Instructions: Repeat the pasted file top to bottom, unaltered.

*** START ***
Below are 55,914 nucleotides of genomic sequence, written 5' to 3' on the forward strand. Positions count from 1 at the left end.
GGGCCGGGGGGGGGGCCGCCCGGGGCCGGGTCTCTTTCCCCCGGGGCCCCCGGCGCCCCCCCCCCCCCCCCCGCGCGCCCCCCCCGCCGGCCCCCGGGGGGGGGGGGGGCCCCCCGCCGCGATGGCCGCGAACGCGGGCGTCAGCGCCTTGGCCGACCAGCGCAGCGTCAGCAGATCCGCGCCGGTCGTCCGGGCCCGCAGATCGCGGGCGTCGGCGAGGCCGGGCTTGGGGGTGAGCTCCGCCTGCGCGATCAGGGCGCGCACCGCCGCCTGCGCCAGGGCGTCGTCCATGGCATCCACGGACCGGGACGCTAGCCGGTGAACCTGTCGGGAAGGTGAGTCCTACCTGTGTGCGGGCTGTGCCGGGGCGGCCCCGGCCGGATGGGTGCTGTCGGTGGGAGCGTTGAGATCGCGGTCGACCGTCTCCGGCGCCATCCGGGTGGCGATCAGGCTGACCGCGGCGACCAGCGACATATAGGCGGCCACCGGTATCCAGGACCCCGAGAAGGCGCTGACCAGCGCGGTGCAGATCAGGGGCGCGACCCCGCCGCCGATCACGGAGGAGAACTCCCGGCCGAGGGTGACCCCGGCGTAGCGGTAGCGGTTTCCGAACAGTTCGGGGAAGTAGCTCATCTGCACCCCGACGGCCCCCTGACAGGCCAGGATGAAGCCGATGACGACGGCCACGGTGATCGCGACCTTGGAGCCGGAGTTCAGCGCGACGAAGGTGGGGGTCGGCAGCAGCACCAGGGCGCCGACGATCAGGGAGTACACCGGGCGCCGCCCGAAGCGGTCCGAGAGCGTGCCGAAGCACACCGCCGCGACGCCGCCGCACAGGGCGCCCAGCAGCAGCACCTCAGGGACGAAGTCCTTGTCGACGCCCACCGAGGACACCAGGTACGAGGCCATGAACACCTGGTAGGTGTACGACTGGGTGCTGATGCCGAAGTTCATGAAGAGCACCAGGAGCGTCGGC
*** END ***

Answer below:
Below are 55,914 nucleotides of genomic sequence, written 5' to 3' on the forward strand. Positions count from 1 at the left end.
GGGCCGGGGGGGGGGCCGCCCGGGGCCGGGTCTCTTTCCCCCGGGGCCCCCGGCGCCCCCCCCCCCCCCCCCGCGCGCCCCCCCCGCCGGCCCCCGGGGGGGGGGGGGGCCCCCCGCCGCGATGGCCGCGAACGCGGGCGTCAGCGCCTTGGCCGACCAGCGCAGCGTCAGCAGATCCGCGCCGGTCGTCCGGGCCCGCAGATCGCGGGCGTCGGCGAGGCCGGGCTTGGGGGTGAGCTCCGCCTGCGCGATCAGGGCGCGCACCGCCGCCTGCGCCAGGGCGTCGTCCATGGCATCCACGGACCGGGACGCTAGCCGGTGAACCTGTCGGGAAGGTGAGTCCTACCTGTGTGCGGGCTGTGCCGGGGCGGCCCCGGCCGGATGGGTGCTGTCGGTGGGAGCGTTGAGATCGCGGTCGACCGTCTCCGGCGCCATCCGGGTGGCGATCAGGCTGACCGCGGCGACCAGCGACATATAGGCGGCCACCGGTATCCAGGACCCCGAGAAGGCGCTGACCAGCGCGGTGCAGATCAGGGGCGCGACCCCGCCGCCGATCACGGAGGAGAACTCCCGGCCGAGGGTGACCCCGGCGTAGCGGTAGCGGTTTCCGAACAGTTCGGGGAAGTAGCTCATCTGCACCCCGACGGCCCCCTGACAGGCCAGGATGAAGCCGATGACGACGGCCACGGTGATCGCGACCTTGGAGCCGGAGTTCAGCGCGACGAAGGTGGGGGTCGGCAGCAGCACCAGGGCGCCGACGATCAGGGAGTACACCGGGCGCCGCCCGAAGCGGTCCGAGAGCGTGCCGAAGCACACCGCCGCGACGCCGCCGCACAGGGCGCCCAGCAGCAGCACCTCAGGGACGAAGTCCTTGTCGACGCCCACCGAGGACACCAGGTACGAGGCCATGAACACCTGGTAGGTGTACGACTGGGTGCTGATGCCGAAGTTCATGAAGAGCACCAGGAGCGTCGGC